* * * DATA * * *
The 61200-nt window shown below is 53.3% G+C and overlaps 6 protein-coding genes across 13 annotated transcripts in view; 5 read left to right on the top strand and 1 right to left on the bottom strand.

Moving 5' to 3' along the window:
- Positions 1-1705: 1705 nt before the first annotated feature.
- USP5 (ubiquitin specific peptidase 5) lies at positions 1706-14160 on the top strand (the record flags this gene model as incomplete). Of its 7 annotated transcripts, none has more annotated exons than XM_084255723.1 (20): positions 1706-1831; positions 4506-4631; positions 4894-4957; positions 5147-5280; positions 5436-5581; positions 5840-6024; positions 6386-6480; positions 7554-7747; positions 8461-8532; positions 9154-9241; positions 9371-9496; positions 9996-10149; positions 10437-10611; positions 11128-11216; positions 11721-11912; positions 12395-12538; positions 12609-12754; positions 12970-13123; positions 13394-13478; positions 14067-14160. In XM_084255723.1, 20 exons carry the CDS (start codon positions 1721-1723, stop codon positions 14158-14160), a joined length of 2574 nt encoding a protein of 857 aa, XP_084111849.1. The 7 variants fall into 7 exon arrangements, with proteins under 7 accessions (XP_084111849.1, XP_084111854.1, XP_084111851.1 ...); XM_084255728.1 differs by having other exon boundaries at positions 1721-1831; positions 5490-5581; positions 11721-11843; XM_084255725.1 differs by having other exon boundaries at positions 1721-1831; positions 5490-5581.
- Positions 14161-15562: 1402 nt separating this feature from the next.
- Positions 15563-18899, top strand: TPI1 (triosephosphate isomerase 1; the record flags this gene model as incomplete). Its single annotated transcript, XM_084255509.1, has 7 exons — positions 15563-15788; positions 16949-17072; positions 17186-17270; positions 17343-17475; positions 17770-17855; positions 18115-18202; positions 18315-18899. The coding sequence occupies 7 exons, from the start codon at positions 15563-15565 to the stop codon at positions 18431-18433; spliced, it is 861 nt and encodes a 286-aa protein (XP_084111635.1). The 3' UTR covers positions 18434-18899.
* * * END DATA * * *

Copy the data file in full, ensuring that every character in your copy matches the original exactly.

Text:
The 61200-nt window shown below is 53.3% G+C and overlaps 6 protein-coding genes across 13 annotated transcripts in view; 5 read left to right on the top strand and 1 right to left on the bottom strand.

Moving 5' to 3' along the window:
- Positions 1-1705: 1705 nt before the first annotated feature.
- USP5 (ubiquitin specific peptidase 5) lies at positions 1706-14160 on the top strand (the record flags this gene model as incomplete). Of its 7 annotated transcripts, none has more annotated exons than XM_084255723.1 (20): positions 1706-1831; positions 4506-4631; positions 4894-4957; positions 5147-5280; positions 5436-5581; positions 5840-6024; positions 6386-6480; positions 7554-7747; positions 8461-8532; positions 9154-9241; positions 9371-9496; positions 9996-10149; positions 10437-10611; positions 11128-11216; positions 11721-11912; positions 12395-12538; positions 12609-12754; positions 12970-13123; positions 13394-13478; positions 14067-14160. In XM_084255723.1, 20 exons carry the CDS (start codon positions 1721-1723, stop codon positions 14158-14160), a joined length of 2574 nt encoding a protein of 857 aa, XP_084111849.1. The 7 variants fall into 7 exon arrangements, with proteins under 7 accessions (XP_084111849.1, XP_084111854.1, XP_084111851.1 ...); XM_084255728.1 differs by having other exon boundaries at positions 1721-1831; positions 5490-5581; positions 11721-11843; XM_084255725.1 differs by having other exon boundaries at positions 1721-1831; positions 5490-5581.
- Positions 14161-15562: 1402 nt separating this feature from the next.
- Positions 15563-18899, top strand: TPI1 (triosephosphate isomerase 1; the record flags this gene model as incomplete). Its single annotated transcript, XM_084255509.1, has 7 exons — positions 15563-15788; positions 16949-17072; positions 17186-17270; positions 17343-17475; positions 17770-17855; positions 18115-18202; positions 18315-18899. The coding sequence occupies 7 exons, from the start codon at positions 15563-15565 to the stop codon at positions 18431-18433; spliced, it is 861 nt and encodes a 286-aa protein (XP_084111635.1). The 3' UTR covers positions 18434-18899.